March 25th, 1980: England cricket legend Sir Ian Botham made his professional football league debut for Scunthorpe United coming on as a substitute in their Division Four fixture versus AFC Bournemouth at Dean Court.
Let’s just take a moment to pause here. We all know about this, it’s even an overused pub quiz question – “which three England captains played professional football for Scunthorpe United?” (Keegan and Clemence are the other two, but if you didn’t know that why are you even reading this?!).
It’s such a well-known fact that Ian Botham, probably still England’s finest cricketing all-rounder of all time, pulled the Irons’ shirt in the 80s that the sheer impressive nature of this feat is often forgotten.
Imagine being actually good enough to play professionally at one sport. That’s it, just one sport. All those dreams you had as a kid about representing your home town club. Hey, you might have even been good enough to get capped internationally. Many of you (certainly not me) will have had the famous old ‘trials’ and not made it – trials being what you used to have back in the day before 5-year-olds were signed into pre-academies.
It’s a once-in-a-lifetime, million-to-one shot, isn’t it?
Not for some, it’s not.
Ian Botham was still just over 12 months away from destroying the souls of Australians in what became known as ‘Botham’s Ashes’. This was the moment that elevated him to the next level, but in 1980 he was still considered a world-class cricketer.
And, there he is, turning out for a professional football team in Division Four (I love the words Division Four – what I’d give to have that back again).
So, there was a bit of Beef at Bournemouth.
And, in true Beefy inspiring a comeback from nothing style, his debut was memorable.
Bournemouth led 2-0 when Botham came off the bench in the 52nd minute to replace the injured Graham Pugh. Shortly after he joined the game, the Cherries made it three – surely, game over?
Not a bit of it – Scunthorpe rallied with Stuart Pilling scoring twice and Dave Stewart getting the equaliser. There’s no reports of Botham doing anything that helped as such – though surely, the sight of an England international coming on to the pitch is going to be equally inspiring for his team as it is distracting for the others?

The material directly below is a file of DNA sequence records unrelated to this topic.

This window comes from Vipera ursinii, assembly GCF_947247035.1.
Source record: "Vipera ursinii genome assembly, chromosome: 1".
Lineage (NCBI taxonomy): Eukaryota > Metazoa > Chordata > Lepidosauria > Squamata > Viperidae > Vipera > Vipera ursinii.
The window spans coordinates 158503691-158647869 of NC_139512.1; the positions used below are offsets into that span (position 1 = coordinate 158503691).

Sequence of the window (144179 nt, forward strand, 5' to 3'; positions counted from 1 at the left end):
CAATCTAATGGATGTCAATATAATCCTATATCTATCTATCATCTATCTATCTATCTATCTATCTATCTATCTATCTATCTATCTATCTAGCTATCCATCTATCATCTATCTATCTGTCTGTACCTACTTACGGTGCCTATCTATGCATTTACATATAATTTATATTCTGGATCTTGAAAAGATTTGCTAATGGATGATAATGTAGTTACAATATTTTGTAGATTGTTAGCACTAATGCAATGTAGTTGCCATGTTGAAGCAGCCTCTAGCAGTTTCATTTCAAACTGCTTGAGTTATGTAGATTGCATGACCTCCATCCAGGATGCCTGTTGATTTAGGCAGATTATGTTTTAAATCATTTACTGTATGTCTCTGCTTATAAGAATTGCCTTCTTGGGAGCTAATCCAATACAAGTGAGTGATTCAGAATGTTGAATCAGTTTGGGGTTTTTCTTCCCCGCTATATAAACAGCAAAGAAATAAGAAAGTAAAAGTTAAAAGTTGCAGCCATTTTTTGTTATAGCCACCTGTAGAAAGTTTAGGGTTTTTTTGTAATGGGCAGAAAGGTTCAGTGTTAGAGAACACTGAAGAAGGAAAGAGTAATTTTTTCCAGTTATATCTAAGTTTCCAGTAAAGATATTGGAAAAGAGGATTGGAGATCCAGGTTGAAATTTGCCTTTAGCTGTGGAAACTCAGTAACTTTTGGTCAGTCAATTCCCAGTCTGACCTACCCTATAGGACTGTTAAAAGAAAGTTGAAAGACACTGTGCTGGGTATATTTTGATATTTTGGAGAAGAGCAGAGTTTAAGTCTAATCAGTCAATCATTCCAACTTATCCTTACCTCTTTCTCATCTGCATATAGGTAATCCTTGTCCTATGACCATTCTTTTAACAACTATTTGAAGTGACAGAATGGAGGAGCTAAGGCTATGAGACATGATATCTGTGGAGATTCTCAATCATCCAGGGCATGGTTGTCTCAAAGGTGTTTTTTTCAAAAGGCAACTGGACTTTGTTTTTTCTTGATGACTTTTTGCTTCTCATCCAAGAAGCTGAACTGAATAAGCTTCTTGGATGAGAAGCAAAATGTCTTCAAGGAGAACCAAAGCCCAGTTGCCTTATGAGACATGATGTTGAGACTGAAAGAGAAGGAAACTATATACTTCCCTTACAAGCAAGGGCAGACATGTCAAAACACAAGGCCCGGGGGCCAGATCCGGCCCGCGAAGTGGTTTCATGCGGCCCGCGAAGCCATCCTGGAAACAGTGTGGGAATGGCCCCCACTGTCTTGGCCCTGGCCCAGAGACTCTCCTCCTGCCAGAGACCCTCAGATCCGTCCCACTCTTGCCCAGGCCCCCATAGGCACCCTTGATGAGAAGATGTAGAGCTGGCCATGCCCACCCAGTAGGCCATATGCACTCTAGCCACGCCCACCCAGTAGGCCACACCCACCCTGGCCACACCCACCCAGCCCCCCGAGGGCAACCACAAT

But how did it happen?
The cricketer had been training with the club to get fit for the upcoming 1980 cricket season. He got a few run-outs for the reserves, even scoring a hat-trick in a game so manager Ron Ashman decided to stick him on the bench against Bournemouth.
Now, imagine Ben Stokes being on the bench against Bournemouth this weekend – you’d expect the gate to be a little higher, a bit of media interest and all that, wouldn’t you?
One single extra spectator chose to spend his Tuesday night at Dean Court knowing the England cricketer was playing. One! 2,674 others joined them.
A couple of players playing in the match recalled the game with the official Bournemouth site.
Cherries goalkeeper, Smeulders, was playing just the 11th time for the club.
Now 62 and living in Shaftesbury, he toldÂ afcb.co.uk:
â€œI remember the game because Ian Botham was involved and it was one of my first for the club.
â€œIn the build-up, it was a case of â€œWow, Ian Bothamâ€™s playingâ€ and I suppose everyone was interested to see what he was going to do. They brought him on and he played up front. To be honest, he didnâ€™t do a lot but I didnâ€™t have the best of games either!
â€œI met him in a hotel a few years later. I was at Weymouth at the time and we were playing Horwich RMI in the final of the Bob Lord Trophy.
â€œStuart Morgan was the Weymouth manager and he said to Ian Botham â€œdo you remember this guy, he played in goal that night?â€
â€œIan Botham looked at Stuart and said â€œoh, the one who let in the shot from about 45 yards!â€
When he came on, Beefy was marked by Bournemouth skipper Impey – he remembers, speaking to the club site;
â€œRemind me, did he score in that game?â€
When told Botham had not scored, Impey replied: â€œThatâ€™s because I was marking him!â€
Impey added: â€œHe was fit and strong and we were both big lads so it was a bit of a competition.
â€œI remember him elbowing me and I think I gave him a couple of tackles from behind. In those days, you could get away with it provided you disguised it.
â€œWhen we knew he was playing, we probably had more media than usual because of who he was and the fact he was at the top end in his sport.
â€œWe had a bit of banter. You always tried to wind up the opposition. I think I said something like â€œI think you should stick to cricket!â€
â€œI wasnâ€™t into cricket but Kenny Allen was. He was our biggest cricket fan and you can be sure he would have got his programme autographed. Although cricket wasnâ€™t for me, I always had the utmost respect for people who played their sport at the highest level and Ian Botham certainly did that.â€
Botham was on the bench again for the next game, a 3-1 defeat at home to Wigan.
He made seven starts for the Iron in the Football League, with a further four appearances as a substitute.
Of course, Botham isn’t the only cricketer to have dabbled in a bit of football.
Look at this list!
Those that were capped by England at both include; CB Fry and Clare Taylor
Those that played cricket for England and professional football include; David Bairstow, Brian Close, Denis Compton, Arnie Sidebottom and Micky Stewart!
Those who played football for England and first-class cricket include; Sir Geoff Hurst, Ted Drake, Leslie Compton, Raich Carter
And those who managed a mere first-class career along with professional football; Phil Neale, Chris Hollins, Joe Gatting, Keith Barker
Some people have all the talent, don’t they?